A study of IgE sensitization and skin response to histamine in Asian-Pacific American adults
Allergic disorders and skin response to histamine have been noted to vary in different ethnicities. We investigated IgE-mediated allergic sensitization and skin response to histamine in Asian Pacific Americans (APAs), black and Hispanic Americans, and white adults. A retrospective questionnaire-based
study was performed of 2222 adults presenting at a New York City allergy referral center from 1994 to 2003. Questionnaire data included sex, age, and ethnicity and personal and family history of atopic disorders. Skin-prick test (SPT) data included saline and histamine controls and response
to a standardized panel of 10 aeroallergens. APA patients had a lower odds of asthma (adjusted odds ratio [aOR], 0.68; 95% confidence interval [CI], 0.52‐0.89; p = 0.005) and/or animal allergies (aOR, 0.64; 95% CI, 0.50‐0.82; p = 0.0003). Histamine response was not significantly
different in APA (aOR, 0.90; 95% CI, 0.73‐1.12; p = 0.36) or Hispanic Americans (aOR, 1.03; 95% CI, 0.85‐1.24; p = 0.76), but was higher in black Americans (aOR, 2.32; 95% CI, 1.67‐3.21; p < 0.0001). APA had higher odds of a positive SPT to trees (aOR, 1.49; 95% CI,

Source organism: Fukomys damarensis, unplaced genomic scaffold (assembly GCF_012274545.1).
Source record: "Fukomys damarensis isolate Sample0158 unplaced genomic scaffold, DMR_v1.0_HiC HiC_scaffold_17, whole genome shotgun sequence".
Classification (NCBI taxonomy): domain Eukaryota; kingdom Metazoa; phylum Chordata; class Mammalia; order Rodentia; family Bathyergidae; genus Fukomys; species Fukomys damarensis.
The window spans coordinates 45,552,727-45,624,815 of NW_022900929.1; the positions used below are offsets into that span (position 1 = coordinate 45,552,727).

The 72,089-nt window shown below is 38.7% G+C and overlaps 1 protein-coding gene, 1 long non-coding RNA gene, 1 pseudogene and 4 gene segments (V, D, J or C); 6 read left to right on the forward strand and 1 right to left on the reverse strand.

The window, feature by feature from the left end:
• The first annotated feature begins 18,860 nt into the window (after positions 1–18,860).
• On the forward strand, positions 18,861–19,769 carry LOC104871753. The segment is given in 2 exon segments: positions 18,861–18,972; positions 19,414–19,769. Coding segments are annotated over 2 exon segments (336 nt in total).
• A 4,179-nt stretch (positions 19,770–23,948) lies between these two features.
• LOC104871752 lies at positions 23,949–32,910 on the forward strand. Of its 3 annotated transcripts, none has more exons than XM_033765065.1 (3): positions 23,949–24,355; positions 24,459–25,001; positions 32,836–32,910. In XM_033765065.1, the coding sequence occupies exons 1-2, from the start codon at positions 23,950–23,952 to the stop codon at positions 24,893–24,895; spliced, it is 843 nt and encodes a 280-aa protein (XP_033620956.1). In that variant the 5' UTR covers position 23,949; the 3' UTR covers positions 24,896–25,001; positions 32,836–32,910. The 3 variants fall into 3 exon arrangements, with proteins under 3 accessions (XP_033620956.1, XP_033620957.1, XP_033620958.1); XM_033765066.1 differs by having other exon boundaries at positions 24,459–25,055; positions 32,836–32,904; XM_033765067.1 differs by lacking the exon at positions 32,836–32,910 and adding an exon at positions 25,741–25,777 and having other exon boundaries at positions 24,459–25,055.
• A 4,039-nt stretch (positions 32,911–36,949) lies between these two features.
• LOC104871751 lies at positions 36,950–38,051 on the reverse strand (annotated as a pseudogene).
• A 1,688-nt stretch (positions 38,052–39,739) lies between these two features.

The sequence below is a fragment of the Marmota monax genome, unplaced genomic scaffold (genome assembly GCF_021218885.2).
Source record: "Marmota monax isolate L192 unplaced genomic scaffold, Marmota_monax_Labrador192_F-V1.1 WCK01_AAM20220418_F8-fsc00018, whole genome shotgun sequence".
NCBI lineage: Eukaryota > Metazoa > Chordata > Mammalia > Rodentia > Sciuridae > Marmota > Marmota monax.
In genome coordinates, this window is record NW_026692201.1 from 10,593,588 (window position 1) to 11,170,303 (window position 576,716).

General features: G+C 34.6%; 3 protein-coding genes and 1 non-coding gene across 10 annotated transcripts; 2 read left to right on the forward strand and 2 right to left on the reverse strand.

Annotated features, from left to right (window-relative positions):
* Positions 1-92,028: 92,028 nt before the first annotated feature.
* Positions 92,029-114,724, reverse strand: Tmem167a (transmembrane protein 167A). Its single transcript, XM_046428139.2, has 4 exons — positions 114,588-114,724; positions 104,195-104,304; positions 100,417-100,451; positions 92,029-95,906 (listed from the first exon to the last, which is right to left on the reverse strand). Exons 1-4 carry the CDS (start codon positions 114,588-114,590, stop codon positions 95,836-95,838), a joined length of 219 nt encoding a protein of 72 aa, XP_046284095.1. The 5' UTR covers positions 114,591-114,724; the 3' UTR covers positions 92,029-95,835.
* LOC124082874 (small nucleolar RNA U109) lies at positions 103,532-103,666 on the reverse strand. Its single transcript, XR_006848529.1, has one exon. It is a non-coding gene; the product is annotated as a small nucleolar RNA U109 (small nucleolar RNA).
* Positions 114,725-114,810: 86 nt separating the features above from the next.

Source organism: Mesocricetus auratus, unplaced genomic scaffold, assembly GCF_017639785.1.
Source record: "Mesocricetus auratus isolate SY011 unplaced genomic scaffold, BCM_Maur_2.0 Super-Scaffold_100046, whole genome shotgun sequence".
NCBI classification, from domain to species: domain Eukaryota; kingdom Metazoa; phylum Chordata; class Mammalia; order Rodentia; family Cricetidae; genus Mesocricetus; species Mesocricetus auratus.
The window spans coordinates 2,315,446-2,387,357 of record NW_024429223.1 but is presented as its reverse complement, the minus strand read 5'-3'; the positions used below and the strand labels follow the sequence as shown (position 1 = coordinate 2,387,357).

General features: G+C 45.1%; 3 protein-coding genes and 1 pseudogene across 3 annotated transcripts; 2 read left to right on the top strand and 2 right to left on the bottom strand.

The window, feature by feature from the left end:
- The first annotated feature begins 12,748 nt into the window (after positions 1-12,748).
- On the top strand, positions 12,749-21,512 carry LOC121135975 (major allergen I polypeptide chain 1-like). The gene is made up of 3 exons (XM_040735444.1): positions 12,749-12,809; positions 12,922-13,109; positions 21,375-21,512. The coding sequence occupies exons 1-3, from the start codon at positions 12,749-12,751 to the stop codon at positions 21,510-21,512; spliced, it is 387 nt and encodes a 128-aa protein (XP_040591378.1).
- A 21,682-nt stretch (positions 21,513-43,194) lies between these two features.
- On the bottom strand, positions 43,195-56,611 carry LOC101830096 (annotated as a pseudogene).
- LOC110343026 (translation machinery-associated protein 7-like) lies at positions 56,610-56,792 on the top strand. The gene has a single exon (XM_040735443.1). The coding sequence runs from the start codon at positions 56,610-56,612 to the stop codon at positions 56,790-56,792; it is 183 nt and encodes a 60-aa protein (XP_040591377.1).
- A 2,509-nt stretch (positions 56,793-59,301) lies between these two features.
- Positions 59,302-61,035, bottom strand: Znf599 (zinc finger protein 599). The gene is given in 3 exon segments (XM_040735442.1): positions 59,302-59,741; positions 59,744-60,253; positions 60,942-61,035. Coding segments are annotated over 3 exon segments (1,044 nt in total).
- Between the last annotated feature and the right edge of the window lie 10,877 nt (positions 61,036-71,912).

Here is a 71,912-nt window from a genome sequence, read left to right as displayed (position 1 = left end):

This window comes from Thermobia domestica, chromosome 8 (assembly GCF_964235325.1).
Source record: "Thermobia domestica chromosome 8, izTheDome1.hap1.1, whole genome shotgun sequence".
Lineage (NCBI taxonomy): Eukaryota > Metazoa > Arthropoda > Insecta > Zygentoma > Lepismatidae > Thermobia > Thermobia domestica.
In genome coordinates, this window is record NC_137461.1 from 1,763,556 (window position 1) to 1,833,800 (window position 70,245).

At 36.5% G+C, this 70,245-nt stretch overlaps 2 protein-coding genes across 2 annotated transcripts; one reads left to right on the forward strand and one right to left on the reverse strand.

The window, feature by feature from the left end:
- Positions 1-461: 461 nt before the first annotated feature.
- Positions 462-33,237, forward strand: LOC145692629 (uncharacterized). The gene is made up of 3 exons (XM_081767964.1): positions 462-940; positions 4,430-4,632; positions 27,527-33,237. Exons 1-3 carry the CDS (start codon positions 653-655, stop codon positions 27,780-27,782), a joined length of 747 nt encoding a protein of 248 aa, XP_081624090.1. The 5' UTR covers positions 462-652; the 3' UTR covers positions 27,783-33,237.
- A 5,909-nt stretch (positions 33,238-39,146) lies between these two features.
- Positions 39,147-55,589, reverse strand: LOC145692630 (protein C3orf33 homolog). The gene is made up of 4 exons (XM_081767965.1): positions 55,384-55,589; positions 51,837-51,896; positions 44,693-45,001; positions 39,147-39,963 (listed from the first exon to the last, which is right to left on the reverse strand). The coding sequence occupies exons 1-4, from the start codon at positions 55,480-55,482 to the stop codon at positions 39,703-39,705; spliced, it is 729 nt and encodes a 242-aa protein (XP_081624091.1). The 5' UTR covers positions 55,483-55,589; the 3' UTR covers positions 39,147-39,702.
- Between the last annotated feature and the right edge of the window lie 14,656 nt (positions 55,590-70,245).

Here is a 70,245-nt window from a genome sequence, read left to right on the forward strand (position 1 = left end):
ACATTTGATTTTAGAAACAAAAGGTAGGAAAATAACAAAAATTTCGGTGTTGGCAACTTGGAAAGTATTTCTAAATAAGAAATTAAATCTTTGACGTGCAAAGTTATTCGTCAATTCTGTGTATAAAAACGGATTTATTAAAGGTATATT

1.16‐1.91; p = 0.002), grasses (aOR, 1.32; 95% CI, 1.05‐1.43; p = 0.02), feathers (aOR, 1.65; 95% CI, 1.31‐2.09; p < 0.0001), and cockroaches (aOR, 1.37; 95% CI, 1.10‐1.62; p = 0.005). Moreover, APA had a higher total number of positive SPTs when compared with
white patients (5.5 ± 3.2 versus 4.9 ± 3.3; aOR, 1.34; 95% CI, 1.10‐1.62 p = 0.004). APA adults in our patient population had more IgE sensitizations but not an increased skin response to histamine. In contrast, black Americans had increased skin response to histamine.
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